Appearance

The polar bear can be up to 3m long. It has a huge weight of 650-680 kg (1500 pounds) male. Females are a lot smaller and their weight is about 300 kg (600 pounds). The polar bear has two white coats. It has a coat that repels water to help the bear swim.
It has a long white neck. Its huge webbed feet helps it glide swiftly through the water. It has five sharp claws on each foot, that means there are 20 in total. The claws help the polar bear hunt seal.
A polar bear has two small white ears and a small back nose that helps the polar bear smell the seals it hunts. It has a large amount of blubber under its fur and the layer of blubber is 10cm thick.
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Habitat

The places where a polar bear lives are pretty much anywhere cold. They live in the North Pole, Canada, and Greenland. Female polar bears live in dens with 1-2 cubs. Male polar bears simply lie down until they get covered in snow. A polar bear den is like a refrigerator, but it's warmer in the den then it is outside. There is hole in the top of the den. It gives the mama polar and her cubs air.
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Diet

The polar bear is a carnivore, that means they eat meat. Some of his favourite meats are ringed seal, dead whales that are washed up on the ice, walrus, fish, and smaller polar bears, that means they are cannibals. The polar bear's favourite food is seal. It uses its keen sense smell to find a seals breathing hole. When the seal surfaces the polar bear catches the seal. A polar bears diet changes in the summer. In the summer a polar bear eats plants, berries, mice, rabbits, and bird eggs.
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Predators

Although a polar bear's life might seem like they don't have enemies, all animals have predators. A polar bear has enemies too. Other polar bears, walruses, and Orcas can all be enemies.

Surprisingly enough, male polar bears can be enemies to small cubs.

People are an enemy too. The biggest threat is global warming. It's melting the ice and causing polar bears to swim to ice that isn't there. Or, they go to more permanent ice.

We need to try and stop global warming. Polar bears need help.
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Offspring

Polar bears have cubs just like every other bear. Here are some facts about polar bear cubs.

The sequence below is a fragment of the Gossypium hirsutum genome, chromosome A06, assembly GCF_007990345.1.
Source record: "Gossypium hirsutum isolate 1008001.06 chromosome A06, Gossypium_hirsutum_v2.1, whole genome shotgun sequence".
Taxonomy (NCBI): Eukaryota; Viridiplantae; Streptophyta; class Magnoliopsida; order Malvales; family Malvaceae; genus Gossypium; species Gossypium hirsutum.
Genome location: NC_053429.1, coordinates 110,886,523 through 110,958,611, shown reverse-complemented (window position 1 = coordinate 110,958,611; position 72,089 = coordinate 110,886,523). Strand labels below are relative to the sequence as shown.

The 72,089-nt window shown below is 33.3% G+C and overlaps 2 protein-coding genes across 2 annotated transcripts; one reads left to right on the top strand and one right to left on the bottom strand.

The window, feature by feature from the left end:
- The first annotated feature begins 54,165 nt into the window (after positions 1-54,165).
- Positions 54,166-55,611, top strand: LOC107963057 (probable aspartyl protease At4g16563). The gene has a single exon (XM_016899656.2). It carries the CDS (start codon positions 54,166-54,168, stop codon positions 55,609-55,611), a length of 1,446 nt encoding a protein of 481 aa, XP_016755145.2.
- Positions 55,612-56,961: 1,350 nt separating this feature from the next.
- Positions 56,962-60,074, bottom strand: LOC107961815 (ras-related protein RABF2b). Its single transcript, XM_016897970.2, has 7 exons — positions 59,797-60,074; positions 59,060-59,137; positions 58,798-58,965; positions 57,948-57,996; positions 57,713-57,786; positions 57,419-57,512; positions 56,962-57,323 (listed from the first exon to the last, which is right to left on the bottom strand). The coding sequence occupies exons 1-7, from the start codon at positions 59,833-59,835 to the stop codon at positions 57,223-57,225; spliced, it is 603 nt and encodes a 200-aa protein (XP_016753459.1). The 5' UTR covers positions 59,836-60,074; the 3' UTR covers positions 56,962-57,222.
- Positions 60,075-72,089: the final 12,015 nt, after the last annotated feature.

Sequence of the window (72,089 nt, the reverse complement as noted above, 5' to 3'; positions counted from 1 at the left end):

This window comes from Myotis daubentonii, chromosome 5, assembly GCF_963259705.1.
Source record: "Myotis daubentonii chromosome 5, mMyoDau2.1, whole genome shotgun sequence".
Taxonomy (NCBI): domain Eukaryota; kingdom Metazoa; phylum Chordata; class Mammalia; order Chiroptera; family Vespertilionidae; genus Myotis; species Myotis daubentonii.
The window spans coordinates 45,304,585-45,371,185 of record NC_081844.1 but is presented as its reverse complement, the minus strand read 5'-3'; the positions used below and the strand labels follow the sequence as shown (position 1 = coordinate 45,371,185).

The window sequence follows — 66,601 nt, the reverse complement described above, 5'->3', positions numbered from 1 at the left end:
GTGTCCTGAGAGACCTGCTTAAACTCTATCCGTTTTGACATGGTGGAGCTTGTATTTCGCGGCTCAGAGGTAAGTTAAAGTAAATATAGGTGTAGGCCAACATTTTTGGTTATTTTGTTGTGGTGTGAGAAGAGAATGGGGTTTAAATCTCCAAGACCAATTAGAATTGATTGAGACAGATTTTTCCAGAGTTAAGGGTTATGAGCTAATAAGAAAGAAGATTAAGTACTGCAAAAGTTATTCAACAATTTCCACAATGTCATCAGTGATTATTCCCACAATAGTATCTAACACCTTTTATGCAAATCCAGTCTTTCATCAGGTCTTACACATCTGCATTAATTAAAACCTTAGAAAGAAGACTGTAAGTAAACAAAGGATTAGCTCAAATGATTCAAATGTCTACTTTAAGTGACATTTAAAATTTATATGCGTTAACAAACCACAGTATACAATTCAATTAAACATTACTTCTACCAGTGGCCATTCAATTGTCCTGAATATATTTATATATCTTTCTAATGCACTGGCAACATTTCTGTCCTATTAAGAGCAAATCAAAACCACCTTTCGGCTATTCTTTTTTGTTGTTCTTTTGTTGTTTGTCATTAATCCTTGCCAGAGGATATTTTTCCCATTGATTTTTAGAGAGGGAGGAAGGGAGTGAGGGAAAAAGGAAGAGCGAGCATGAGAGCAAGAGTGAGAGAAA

A polar bear has 1-3 cubs ever 2 years. Lots of polar bear cubs die because they are born with no fur. A cub is called a boar. Female cubs are called sows. It is the same as pigs.
A polar bear can have cubs at 5-6 years. Mama polar bears gain weight before they have cubs. Cubs drink their moms milk. Cubs can leave the den at 4 months old.
The polar bear is an interesting animal and so are its cubs.
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Cool Facts

Polar bears really are very interesting. I have tons of cool fact about them. Here they are:
Polar bears have 3 nicknames: nanookapick, great bear, and ice bear. Nanookapick means great bear. Great bear is probably a nickname because they are the biggest bears in the world. Ice bear is a nickname because they live on the ice. They have sharp canine teeth designed to rip and tear. An amazing sense of smell belongs to the polar bear. It helps it find food.

A polar bear lives in Canada just like me. A polar bear runs really fast, in fact, they run at 50 km an hour

A polar bear is really cool.


Adaptations

A polar bear has adapted over millions of years. Polar bears can live in a climate like the arctic because of those adaptations.
Their feet are like slippers to help stay warm. A polar bear's feet are webbed so they can glide swiftly through the water.
Their camouflage white fur helps them hunt seals. It's hard to see a polar bear when you have eye sight like a seal. The polar bear's fuzzy white fur helps keep him warm. More hairs on top keep him dry when he is swimming. Blubber, 10 cm thick is under the fur. It helps him stay extra warm.

Polar bears run really fast, 50 km an hour in fact. That's fast! Did you know that polar bears originally came from brown bears? They adapted from brown bears into polar bears.

That`s how polar bears became what they are today.
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References
http://www.canadiangeographic.ca/kids/animal-facts/polar_bear.asp
http://www.aitc.sk.ca/saskschools/arctic/pbear.html
Squire, Ann O. Polar Bears. Toronto: Chidren's Press, 2007.
Mc Dermont, Barb and Mc Keonwn, Gail. All About Canadian Amimals Polar Bears. Edmonton: Reidmore Books, 1998.